George vs. Mel at film festival

LE CAP D'ANTIBES, FRANCE — LE CAP D'ANTIBES, France - George Clooney has been here before. A big-budget action movie that he stars in, "The Perfect Storm," will open June 30 against stiff competition, "The Patriot," with Mel Gibson.

Clooney wears a psychic scar from his last popcorn war. In 1997, Clooney's "Batman & Robin" took on Julia Roberts' romantic comedy "My Best Friend's Wedding." "Batman" won the first weekend, then, Clooney says, "My Best Friend's Wedding" stomped "Batman & Robin."


Clooney is convinced "The Perfect Storm," an adaptation of Sebastian Junger's book about a doomed fishing expedition, will perform differently.

"This is the kind of action film that's based on a real story that has a very tragic ending," he says during the recent Cannes Film Festival. "It's not a man in a rubber suit crying because his parents died several years ago."


The morning sun is already baking the French Riviera. Clooney sits in a cabana overlooking the Mediterranean Sea, wearing a gray sweater, a hint of stubble and a palpable confidence.

Clooney's visibility was already rising with turns in "Out of Sight" (1998) and last year's "Three Kings." But in this year's festival, Clooney transcended his matinee-idol looks and growing resume. He became a global attraction.

He charmed the Cote D'Azur with aw-shucks civility. He showed just enough of a good-time side with late-night party forays. And, he proved yet again that he could act, doing a Clark Gable number as a chain-gang escapee plotting to return to his wife in Joel and Ethan Coen's Depression-set comedy, "O Brother, Where Art Thou?" which premiered at Cannes.

"Gable is probably rolling in his grave," Clooney says.

The subject turns to "The Perfect Storm," which will debut two days after "The Patriot." Clooney, who plays the Andrea Gail captain, tries to dream up a promotional campaign.

"Everybody dies in the end," he says.

All kidding aside, if audiences want to watch any actor right now, even one swallowed by an angry sea, it is Clooney. He parlayed his role as the playboy doctor Doug Ross on television's "ER" into an A-list feature career. Now Clooney will test his popularity against Gibson.

"In truth, if you and I were sitting at a bar and having a drink, I'd say my guess is that opening weekend, Mel might take us," Clooney says. "He hasn't done a movie in a long time, and it's a big film, and I hear it's truly wonderful, and I will go see it. But there is room for two or three or four films in the summer. ... I think we'll be standing."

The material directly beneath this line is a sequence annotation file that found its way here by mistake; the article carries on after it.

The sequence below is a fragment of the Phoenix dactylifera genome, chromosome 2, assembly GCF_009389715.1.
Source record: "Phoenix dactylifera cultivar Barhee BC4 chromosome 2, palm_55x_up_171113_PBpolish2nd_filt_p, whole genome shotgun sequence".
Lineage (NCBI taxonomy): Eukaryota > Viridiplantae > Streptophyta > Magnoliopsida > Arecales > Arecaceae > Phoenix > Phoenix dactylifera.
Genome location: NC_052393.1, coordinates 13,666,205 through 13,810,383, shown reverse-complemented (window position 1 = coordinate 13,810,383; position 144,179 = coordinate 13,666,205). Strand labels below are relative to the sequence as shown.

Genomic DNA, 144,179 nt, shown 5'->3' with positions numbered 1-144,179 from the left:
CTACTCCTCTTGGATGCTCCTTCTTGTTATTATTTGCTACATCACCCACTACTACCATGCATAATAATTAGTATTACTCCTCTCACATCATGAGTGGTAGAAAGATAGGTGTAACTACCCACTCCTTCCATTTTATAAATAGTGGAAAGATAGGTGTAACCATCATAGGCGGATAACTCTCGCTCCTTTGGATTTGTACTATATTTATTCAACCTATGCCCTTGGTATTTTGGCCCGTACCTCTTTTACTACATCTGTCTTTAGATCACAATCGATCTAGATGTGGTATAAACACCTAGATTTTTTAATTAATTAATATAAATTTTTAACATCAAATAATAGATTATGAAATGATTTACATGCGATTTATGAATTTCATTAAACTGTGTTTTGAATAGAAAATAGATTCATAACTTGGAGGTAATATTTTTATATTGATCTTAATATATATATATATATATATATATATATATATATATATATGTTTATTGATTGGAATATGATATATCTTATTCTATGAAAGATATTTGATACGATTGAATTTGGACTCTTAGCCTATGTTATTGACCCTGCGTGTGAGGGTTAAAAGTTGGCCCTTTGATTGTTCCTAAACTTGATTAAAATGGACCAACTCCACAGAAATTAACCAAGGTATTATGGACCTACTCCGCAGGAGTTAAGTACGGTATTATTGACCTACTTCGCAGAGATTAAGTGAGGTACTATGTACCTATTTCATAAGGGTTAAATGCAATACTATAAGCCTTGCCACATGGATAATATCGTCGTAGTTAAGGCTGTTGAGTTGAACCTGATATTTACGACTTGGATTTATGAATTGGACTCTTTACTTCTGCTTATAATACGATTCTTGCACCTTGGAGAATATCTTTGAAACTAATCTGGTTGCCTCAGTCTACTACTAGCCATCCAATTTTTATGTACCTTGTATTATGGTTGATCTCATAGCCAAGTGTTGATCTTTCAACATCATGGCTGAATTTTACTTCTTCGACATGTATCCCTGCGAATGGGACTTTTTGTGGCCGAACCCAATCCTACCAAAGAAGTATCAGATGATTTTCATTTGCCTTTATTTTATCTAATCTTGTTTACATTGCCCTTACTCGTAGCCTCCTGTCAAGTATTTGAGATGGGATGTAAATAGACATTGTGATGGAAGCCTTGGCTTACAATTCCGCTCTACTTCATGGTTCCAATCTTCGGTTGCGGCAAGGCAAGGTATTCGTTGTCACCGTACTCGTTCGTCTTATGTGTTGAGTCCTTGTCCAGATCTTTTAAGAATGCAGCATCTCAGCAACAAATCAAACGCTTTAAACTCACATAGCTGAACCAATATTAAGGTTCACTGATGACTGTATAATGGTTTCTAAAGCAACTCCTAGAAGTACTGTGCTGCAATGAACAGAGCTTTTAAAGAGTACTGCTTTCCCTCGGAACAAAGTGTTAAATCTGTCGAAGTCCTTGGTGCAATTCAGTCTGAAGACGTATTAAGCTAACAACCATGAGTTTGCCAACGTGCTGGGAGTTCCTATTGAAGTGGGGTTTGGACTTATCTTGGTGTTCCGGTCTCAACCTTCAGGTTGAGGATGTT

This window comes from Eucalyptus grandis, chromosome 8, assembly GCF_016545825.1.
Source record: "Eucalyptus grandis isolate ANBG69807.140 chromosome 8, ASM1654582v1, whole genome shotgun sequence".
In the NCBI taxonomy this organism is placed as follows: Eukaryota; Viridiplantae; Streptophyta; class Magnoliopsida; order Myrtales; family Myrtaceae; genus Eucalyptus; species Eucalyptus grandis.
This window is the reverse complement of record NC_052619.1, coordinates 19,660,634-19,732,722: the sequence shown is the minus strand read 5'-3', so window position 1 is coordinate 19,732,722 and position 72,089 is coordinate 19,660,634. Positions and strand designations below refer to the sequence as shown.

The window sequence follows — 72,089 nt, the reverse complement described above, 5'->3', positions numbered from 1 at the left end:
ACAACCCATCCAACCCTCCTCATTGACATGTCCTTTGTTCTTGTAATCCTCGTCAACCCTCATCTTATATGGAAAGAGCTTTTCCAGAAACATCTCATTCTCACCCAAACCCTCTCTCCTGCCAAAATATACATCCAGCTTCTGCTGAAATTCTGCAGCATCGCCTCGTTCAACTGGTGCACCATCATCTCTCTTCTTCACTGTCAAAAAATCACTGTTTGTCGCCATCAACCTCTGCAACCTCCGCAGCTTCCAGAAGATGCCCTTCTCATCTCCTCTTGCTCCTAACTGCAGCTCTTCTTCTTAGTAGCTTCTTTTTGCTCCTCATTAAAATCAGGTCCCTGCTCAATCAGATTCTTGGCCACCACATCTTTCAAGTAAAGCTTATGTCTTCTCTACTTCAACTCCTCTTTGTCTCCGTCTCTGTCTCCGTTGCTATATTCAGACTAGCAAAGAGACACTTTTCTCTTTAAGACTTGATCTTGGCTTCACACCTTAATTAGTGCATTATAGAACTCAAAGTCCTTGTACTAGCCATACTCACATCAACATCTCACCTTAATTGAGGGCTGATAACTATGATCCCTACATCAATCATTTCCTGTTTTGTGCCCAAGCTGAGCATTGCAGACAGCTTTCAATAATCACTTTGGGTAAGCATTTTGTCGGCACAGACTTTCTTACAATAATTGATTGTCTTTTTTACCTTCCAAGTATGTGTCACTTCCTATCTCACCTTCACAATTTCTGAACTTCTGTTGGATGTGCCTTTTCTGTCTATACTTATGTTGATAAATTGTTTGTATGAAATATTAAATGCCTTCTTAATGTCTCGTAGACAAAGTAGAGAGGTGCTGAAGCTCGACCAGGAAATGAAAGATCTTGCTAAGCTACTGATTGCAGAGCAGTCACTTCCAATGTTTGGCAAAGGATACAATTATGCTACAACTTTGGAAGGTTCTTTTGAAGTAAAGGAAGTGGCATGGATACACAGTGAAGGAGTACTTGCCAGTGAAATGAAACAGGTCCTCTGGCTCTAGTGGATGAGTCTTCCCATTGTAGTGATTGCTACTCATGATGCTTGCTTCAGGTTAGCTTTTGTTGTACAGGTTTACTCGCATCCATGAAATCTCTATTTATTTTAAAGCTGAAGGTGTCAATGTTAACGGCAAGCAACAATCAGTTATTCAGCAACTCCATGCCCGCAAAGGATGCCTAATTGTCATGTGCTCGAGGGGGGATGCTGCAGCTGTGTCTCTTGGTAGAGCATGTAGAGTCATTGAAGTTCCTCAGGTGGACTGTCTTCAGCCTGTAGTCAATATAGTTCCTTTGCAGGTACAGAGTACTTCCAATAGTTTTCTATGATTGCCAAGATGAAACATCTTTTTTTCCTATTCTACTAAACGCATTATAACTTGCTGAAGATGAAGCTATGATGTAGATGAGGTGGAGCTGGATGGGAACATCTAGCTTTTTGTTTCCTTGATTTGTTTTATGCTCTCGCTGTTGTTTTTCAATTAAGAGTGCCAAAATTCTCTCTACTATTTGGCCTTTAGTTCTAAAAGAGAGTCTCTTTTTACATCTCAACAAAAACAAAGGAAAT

Clooney is waiting for a spiced-up rewrite on the remake of "Ocean's Eleven," a bank caper film that originally starred the Rat Pack in 1960. He will appear this fall as the slow-witted yet fast-talking Ulysses in "O Brother, Where Art Thou?" The film got mixed reviews at Cannes, but Clooney's performance was well-received.

"You have to be pretty smart to play somebody dumb," said Joel Coen, the co-producer and director. "There's long takes with reams of dialogue. George pulls it off effortlessly."

Off screen, Clooney continues to play the lovable yet elusive ladies' man. Clooney, 39, divorced from actress Talia Balsam 11 years ago and broke up a three-year relationship last year with a French law student named Celine Balitran. Since then, he has been playing the field, a bachelor with his very own Rat Pack. His buddies come and go at his Hollywood mansion, depending on the status of their love lives and careers.

Clooney's only permanent housemate is Max, a 160-pound pet pig. Max stayed home while Clooney reveled in luxury at the Hotel Du Cap Eden-Roc, a cash-only, $1,700-a-night hotel about 5 miles from Cannes and a world away from the Kentucky tobacco fields where Clooney grew up.

Clooney emulated his talk-show host dad, Nick, by smoothing over his backwater accent. He occasionally did guest spots on his father's show when he was 5 years old, but did not explore show business again until he moved to Los Angeles at age 21. His aunt Rosemary, the famous singer, gave him $300 for the trip.

Clooney's good looks and swagger got him gigs, but nothing was sticking. He slogged through a slew of pilots and then played supporting roles in "The Facts of Life," "Roseanne," "Sunset Beat" and "Sisters." If you don't remember what his characters were, well, they were unmemorable. Only when he donned the stethoscope of the flawed but fabulous Dr. Doug Ross on "ER" in 1994 did he finally find the prescription for success.


And he has apparently kept his ego in check.

"He's really a gracious guy," said John Turturro, Clooney's co-star in "O Brother, Where Art Thou?" "He has a very boyish quality. He's more like a young colt. He loves to fool around, and I think overall it's a good thing as long as you're serious about what you're doing, and he is."

In his quest to improve on his craft, Clooney looks to the old-timers.

"Spencer Tracy still kills me," he says. "And Paul Newman to this day is still a favorite and not just because of what he did, but because he started out and wasn't so good. He became a great leading man, and as he became older, he sort of reinvented himself."

But role models will not be able to help Clooney now that the showdown between "The Perfect Storm" and "The Patriot" is finally here. In fact, Clooney will not be able to help Clooney.

"I don't know if it's more pressure on me," he says. "Once I'm finished with a movie, my job is done."